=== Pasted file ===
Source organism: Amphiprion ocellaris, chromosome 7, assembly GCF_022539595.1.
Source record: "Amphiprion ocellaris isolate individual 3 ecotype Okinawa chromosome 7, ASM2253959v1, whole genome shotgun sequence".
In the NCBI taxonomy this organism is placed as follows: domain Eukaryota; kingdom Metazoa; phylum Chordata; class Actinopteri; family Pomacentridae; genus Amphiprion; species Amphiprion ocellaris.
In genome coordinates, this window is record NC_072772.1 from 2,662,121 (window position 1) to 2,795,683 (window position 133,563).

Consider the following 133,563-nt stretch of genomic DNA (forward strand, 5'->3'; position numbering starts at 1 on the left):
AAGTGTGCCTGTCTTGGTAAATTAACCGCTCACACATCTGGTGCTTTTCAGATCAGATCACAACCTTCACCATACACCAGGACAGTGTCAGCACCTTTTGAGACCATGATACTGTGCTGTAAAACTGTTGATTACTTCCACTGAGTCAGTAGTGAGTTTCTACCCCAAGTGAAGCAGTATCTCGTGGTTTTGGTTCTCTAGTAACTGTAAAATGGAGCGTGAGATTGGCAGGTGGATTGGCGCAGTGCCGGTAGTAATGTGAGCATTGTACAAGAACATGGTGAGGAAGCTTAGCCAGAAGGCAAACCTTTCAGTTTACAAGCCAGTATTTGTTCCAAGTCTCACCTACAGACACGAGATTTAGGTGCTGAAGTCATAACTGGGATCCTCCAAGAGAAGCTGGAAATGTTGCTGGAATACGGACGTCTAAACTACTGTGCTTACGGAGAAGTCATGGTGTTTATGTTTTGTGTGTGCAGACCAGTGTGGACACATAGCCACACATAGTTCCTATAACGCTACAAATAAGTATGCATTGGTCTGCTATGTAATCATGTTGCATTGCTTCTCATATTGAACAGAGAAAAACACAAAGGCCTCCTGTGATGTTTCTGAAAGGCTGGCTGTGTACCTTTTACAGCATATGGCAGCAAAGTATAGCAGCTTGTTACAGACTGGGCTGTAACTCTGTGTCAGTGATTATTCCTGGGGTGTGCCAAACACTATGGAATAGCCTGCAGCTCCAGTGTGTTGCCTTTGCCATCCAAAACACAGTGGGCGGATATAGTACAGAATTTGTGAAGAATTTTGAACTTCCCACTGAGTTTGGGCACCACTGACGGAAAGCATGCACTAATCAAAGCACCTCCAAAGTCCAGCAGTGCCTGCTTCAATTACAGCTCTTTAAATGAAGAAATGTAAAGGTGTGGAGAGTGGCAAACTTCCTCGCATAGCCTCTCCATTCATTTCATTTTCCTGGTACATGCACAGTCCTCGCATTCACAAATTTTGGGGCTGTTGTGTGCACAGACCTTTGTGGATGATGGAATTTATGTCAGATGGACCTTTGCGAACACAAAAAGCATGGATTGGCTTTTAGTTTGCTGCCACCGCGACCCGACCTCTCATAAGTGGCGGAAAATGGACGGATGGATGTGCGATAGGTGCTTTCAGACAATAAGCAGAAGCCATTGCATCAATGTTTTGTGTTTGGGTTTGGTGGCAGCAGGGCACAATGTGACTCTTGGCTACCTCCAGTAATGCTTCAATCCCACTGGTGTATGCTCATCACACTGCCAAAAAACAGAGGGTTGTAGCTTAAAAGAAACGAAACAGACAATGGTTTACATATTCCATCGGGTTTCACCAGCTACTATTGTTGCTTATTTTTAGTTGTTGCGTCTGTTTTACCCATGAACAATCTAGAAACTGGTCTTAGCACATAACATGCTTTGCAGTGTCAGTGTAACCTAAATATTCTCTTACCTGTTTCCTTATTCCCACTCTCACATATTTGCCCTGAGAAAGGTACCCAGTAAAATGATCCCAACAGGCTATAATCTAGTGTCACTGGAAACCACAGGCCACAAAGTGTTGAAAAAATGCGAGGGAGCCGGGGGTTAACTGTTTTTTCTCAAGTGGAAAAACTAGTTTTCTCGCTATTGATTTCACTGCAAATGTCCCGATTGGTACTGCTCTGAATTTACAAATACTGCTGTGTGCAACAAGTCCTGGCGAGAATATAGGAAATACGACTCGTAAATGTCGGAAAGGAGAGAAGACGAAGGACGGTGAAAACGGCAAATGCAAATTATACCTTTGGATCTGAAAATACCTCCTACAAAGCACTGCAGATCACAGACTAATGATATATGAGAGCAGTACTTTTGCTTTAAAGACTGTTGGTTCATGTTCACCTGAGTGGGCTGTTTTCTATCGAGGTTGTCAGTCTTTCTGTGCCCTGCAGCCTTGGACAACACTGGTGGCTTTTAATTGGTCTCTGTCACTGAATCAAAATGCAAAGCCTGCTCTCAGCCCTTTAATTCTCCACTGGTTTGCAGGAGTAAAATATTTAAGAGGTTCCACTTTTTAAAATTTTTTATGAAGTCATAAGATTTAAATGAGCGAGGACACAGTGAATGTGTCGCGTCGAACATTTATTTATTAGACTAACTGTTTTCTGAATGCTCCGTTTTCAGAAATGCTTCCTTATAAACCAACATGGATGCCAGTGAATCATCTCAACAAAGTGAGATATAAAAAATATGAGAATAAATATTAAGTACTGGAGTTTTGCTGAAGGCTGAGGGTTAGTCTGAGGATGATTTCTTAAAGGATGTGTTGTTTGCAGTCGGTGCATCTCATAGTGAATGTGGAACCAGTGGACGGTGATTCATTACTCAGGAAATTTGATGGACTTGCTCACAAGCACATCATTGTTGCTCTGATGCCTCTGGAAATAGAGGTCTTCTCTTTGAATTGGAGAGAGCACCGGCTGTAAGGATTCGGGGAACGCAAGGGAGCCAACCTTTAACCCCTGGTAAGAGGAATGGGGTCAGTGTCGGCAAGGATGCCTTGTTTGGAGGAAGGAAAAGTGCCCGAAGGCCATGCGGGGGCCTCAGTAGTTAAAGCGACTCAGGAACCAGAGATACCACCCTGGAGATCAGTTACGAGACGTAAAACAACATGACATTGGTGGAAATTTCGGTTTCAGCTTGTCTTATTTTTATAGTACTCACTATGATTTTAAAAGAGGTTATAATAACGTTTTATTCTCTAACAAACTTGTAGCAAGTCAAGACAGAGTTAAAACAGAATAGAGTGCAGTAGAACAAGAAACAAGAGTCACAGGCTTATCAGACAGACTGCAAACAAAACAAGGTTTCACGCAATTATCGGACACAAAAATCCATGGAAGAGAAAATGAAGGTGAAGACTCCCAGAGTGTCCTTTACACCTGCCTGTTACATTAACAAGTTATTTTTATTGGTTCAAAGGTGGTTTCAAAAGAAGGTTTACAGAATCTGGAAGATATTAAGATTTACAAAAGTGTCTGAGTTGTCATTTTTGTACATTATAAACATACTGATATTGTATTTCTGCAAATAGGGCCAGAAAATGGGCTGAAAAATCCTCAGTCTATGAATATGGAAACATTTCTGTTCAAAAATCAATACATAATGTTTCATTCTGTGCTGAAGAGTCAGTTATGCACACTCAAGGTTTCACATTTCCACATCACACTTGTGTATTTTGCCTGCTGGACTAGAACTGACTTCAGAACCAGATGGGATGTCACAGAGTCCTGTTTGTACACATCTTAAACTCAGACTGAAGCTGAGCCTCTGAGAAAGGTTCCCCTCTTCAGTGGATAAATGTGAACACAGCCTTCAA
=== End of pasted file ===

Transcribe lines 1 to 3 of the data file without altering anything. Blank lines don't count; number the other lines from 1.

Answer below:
Source organism: Amphiprion ocellaris, chromosome 7, assembly GCF_022539595.1.
Source record: "Amphiprion ocellaris isolate individual 3 ecotype Okinawa chromosome 7, ASM2253959v1, whole genome shotgun sequence".
In the NCBI taxonomy this organism is placed as follows: domain Eukaryota; kingdom Metazoa; phylum Chordata; class Actinopteri; family Pomacentridae; genus Amphiprion; species Amphiprion ocellaris.